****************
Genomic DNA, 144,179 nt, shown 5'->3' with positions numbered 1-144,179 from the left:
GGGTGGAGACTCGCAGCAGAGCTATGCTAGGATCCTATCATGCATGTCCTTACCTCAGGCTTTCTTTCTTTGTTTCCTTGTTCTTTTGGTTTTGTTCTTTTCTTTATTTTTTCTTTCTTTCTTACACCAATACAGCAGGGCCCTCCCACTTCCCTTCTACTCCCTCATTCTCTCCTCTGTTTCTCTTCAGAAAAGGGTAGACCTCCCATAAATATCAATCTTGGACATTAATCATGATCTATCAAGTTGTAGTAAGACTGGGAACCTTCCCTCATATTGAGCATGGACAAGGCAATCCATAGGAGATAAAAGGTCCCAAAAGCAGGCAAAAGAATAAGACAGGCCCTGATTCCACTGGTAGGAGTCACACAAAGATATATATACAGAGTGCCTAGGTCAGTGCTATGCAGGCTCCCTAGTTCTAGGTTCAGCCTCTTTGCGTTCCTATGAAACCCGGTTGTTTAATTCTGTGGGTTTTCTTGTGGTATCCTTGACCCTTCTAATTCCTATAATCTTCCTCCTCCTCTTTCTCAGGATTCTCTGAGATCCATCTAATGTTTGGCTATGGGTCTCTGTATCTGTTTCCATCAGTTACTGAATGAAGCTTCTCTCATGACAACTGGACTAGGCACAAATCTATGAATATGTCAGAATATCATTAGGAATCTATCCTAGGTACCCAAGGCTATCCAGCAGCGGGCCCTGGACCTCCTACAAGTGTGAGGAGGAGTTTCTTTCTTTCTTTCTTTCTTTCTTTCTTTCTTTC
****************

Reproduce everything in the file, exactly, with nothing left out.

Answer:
Genomic DNA, 144,179 nt, shown 5'->3' with positions numbered 1-144,179 from the left:
GGGTGGAGACTCGCAGCAGAGCTATGCTAGGATCCTATCATGCATGTCCTTACCTCAGGCTTTCTTTCTTTGTTTCCTTGTTCTTTTGGTTTTGTTCTTTTCTTTATTTTTTCTTTCTTTCTTACACCAATACAGCAGGGCCCTCCCACTTCCCTTCTACTCCCTCATTCTCTCCTCTGTTTCTCTTCAGAAAAGGGTAGACCTCCCATAAATATCAATCTTGGACATTAATCATGATCTATCAAGTTGTAGTAAGACTGGGAACCTTCCCTCATATTGAGCATGGACAAGGCAATCCATAGGAGATAAAAGGTCCCAAAAGCAGGCAAAAGAATAAGACAGGCCCTGATTCCACTGGTAGGAGTCACACAAAGATATATATACAGAGTGCCTAGGTCAGTGCTATGCAGGCTCCCTAGTTCTAGGTTCAGCCTCTTTGCGTTCCTATGAAACCCGGTTGTTTAATTCTGTGGGTTTTCTTGTGGTATCCTTGACCCTTCTAATTCCTATAATCTTCCTCCTCCTCTTTCTCAGGATTCTCTGAGATCCATCTAATGTTTGGCTATGGGTCTCTGTATCTGTTTCCATCAGTTACTGAATGAAGCTTCTCTCATGACAACTGGACTAGGCACAAATCTATGAATATGTCAGAATATCATTAGGAATCTATCCTAGGTACCCAAGGCTATCCAGCAGCGGGCCCTGGACCTCCTACAAGTGTGAGGAGGAGTTTCTTTCTTTCTTTCTTTCTTTCTTTCTTTCTTTC